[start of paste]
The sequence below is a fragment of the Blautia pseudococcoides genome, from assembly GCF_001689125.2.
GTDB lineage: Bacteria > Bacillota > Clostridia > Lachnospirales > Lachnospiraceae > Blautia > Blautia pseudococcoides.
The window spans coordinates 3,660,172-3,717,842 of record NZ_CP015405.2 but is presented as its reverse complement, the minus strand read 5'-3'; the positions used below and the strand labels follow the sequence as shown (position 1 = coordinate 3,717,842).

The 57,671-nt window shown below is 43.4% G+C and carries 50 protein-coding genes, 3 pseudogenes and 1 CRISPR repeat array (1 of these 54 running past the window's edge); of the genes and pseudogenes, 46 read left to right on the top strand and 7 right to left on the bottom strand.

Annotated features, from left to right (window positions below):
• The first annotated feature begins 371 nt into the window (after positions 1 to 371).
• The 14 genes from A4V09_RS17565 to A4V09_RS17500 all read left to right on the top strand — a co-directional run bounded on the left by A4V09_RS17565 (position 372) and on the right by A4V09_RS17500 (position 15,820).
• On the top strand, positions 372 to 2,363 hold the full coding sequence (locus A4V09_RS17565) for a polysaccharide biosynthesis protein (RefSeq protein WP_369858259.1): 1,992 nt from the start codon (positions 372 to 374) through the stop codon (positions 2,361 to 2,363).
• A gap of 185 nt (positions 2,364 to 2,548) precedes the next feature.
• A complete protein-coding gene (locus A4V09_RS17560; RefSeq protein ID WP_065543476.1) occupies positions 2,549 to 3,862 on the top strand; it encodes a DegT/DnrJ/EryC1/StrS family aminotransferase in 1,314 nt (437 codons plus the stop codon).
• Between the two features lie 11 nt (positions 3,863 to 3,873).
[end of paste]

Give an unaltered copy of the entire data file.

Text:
The sequence below is a fragment of the Blautia pseudococcoides genome, from assembly GCF_001689125.2.
GTDB lineage: Bacteria > Bacillota > Clostridia > Lachnospirales > Lachnospiraceae > Blautia > Blautia pseudococcoides.
The window spans coordinates 3,660,172-3,717,842 of record NZ_CP015405.2 but is presented as its reverse complement, the minus strand read 5'-3'; the positions used below and the strand labels follow the sequence as shown (position 1 = coordinate 3,717,842).

The 57,671-nt window shown below is 43.4% G+C and carries 50 protein-coding genes, 3 pseudogenes and 1 CRISPR repeat array (1 of these 54 running past the window's edge); of the genes and pseudogenes, 46 read left to right on the top strand and 7 right to left on the bottom strand.

Annotated features, from left to right (window positions below):
• The first annotated feature begins 371 nt into the window (after positions 1 to 371).
• The 14 genes from A4V09_RS17565 to A4V09_RS17500 all read left to right on the top strand — a co-directional run bounded on the left by A4V09_RS17565 (position 372) and on the right by A4V09_RS17500 (position 15,820).
• On the top strand, positions 372 to 2,363 hold the full coding sequence (locus A4V09_RS17565) for a polysaccharide biosynthesis protein (RefSeq protein WP_369858259.1): 1,992 nt from the start codon (positions 372 to 374) through the stop codon (positions 2,361 to 2,363).
• A gap of 185 nt (positions 2,364 to 2,548) precedes the next feature.
• A complete protein-coding gene (locus A4V09_RS17560; RefSeq protein ID WP_065543476.1) occupies positions 2,549 to 3,862 on the top strand; it encodes a DegT/DnrJ/EryC1/StrS family aminotransferase in 1,314 nt (437 codons plus the stop codon).
• Between the two features lie 11 nt (positions 3,863 to 3,873).